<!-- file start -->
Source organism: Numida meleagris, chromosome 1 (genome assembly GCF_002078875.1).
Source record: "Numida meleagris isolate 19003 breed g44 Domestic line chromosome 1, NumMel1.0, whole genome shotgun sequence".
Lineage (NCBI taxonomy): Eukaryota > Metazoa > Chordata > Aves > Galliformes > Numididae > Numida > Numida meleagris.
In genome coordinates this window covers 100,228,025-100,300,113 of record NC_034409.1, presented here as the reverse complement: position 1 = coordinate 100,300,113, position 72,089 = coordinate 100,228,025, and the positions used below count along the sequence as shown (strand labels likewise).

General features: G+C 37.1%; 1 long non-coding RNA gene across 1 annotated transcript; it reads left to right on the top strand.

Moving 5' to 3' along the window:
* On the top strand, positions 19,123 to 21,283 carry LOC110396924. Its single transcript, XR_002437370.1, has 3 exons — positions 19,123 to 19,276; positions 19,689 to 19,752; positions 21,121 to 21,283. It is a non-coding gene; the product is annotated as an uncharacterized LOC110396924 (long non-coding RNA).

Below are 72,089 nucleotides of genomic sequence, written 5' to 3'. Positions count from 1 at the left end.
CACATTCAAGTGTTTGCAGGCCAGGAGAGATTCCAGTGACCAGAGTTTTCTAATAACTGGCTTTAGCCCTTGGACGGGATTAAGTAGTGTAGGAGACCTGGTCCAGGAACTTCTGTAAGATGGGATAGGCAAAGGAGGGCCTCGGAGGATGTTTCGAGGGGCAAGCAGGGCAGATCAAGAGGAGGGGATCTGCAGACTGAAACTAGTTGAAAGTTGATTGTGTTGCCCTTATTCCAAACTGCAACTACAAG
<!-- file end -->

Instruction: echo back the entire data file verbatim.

Source organism: Numida meleagris, chromosome 1 (genome assembly GCF_002078875.1).
Source record: "Numida meleagris isolate 19003 breed g44 Domestic line chromosome 1, NumMel1.0, whole genome shotgun sequence".
Lineage (NCBI taxonomy): Eukaryota > Metazoa > Chordata > Aves > Galliformes > Numididae > Numida > Numida meleagris.
In genome coordinates this window covers 100,228,025-100,300,113 of record NC_034409.1, presented here as the reverse complement: position 1 = coordinate 100,300,113, position 72,089 = coordinate 100,228,025, and the positions used below count along the sequence as shown (strand labels likewise).

General features: G+C 37.1%; 1 long non-coding RNA gene across 1 annotated transcript; it reads left to right on the top strand.

Moving 5' to 3' along the window:
* On the top strand, positions 19,123 to 21,283 carry LOC110396924. Its single transcript, XR_002437370.1, has 3 exons — positions 19,123 to 19,276; positions 19,689 to 19,752; positions 21,121 to 21,283. It is a non-coding gene; the product is annotated as an uncharacterized LOC110396924 (long non-coding RNA).

Below are 72,089 nucleotides of genomic sequence, written 5' to 3'. Positions count from 1 at the left end.
CACATTCAAGTGTTTGCAGGCCAGGAGAGATTCCAGTGACCAGAGTTTTCTAATAACTGGCTTTAGCCCTTGGACGGGATTAAGTAGTGTAGGAGACCTGGTCCAGGAACTTCTGTAAGATGGGATAGGCAAAGGAGGGCCTCGGAGGATGTTTCGAGGGGCAAGCAGGGCAGATCAAGAGGAGGGGATCTGCAGACTGAAACTAGTTGAAAGTTGATTGTGTTGCCCTTATTCCAAACTGCAACTACAAG